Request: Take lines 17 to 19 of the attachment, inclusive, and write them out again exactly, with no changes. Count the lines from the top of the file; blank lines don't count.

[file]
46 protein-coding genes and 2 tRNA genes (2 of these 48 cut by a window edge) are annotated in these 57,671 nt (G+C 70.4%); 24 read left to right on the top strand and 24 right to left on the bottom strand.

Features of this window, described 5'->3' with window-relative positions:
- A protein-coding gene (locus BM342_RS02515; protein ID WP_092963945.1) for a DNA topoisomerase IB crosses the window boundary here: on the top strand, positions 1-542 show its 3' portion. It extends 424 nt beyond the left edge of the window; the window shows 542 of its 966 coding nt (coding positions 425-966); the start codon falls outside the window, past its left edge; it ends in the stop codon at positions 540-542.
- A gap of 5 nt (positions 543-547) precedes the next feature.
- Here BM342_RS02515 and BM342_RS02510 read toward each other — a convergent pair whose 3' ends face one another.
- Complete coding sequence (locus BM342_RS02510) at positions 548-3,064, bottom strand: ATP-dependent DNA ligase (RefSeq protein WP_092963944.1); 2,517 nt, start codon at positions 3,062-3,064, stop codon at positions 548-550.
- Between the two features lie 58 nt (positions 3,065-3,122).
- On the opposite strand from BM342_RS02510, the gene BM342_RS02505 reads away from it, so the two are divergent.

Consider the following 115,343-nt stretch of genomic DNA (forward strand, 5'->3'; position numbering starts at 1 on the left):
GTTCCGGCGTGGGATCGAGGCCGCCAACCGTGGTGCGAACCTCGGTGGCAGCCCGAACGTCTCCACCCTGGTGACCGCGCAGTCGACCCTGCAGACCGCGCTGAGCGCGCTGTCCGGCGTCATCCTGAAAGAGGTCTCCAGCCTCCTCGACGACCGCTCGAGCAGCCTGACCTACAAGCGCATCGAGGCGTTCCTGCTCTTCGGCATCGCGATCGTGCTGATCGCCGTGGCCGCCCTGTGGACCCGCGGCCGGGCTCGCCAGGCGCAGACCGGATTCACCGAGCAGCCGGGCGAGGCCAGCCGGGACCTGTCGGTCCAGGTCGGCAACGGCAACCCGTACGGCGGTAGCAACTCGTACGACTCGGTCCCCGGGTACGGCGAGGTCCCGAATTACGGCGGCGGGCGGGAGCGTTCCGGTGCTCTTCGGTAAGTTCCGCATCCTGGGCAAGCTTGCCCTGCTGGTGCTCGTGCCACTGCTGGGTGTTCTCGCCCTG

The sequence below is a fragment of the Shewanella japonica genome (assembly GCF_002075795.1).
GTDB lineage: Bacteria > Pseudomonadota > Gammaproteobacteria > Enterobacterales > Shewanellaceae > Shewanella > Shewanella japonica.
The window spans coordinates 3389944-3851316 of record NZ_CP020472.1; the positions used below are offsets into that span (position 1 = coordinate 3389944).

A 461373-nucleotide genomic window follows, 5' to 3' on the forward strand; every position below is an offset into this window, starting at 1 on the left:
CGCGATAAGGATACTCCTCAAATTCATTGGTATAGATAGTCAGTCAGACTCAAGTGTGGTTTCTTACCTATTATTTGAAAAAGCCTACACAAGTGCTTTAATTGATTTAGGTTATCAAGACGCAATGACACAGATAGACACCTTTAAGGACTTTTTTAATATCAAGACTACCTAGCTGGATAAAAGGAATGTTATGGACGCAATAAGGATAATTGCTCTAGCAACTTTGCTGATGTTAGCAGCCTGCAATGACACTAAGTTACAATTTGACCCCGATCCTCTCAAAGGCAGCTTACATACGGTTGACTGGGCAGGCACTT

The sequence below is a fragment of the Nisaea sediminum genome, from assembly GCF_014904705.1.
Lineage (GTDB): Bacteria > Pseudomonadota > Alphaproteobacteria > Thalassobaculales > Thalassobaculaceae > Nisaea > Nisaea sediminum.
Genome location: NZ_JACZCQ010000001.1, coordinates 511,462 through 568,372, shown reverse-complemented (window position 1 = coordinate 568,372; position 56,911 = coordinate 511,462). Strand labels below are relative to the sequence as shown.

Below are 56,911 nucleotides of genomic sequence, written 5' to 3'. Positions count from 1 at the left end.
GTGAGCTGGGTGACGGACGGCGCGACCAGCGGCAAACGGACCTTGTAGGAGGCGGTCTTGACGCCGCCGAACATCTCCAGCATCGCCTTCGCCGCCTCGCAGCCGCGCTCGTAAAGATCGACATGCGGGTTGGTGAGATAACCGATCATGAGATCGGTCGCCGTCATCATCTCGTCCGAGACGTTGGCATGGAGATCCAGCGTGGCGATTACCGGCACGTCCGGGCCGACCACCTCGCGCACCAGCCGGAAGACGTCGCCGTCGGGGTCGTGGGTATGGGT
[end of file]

Lineage (GTDB): Bacteria > Pseudomonadota > Alphaproteobacteria > Thalassobaculales > Thalassobaculaceae > Nisaea > Nisaea sediminum.
Genome location: NZ_JACZCQ010000001.1, coordinates 511,462 through 568,372, shown reverse-complemented (window position 1 = coordinate 568,372; position 56,911 = coordinate 511,462). Strand labels below are relative to the sequence as shown.

Below are 56,911 nucleotides of genomic sequence, written 5' to 3'. Positions count from 1 at the left end.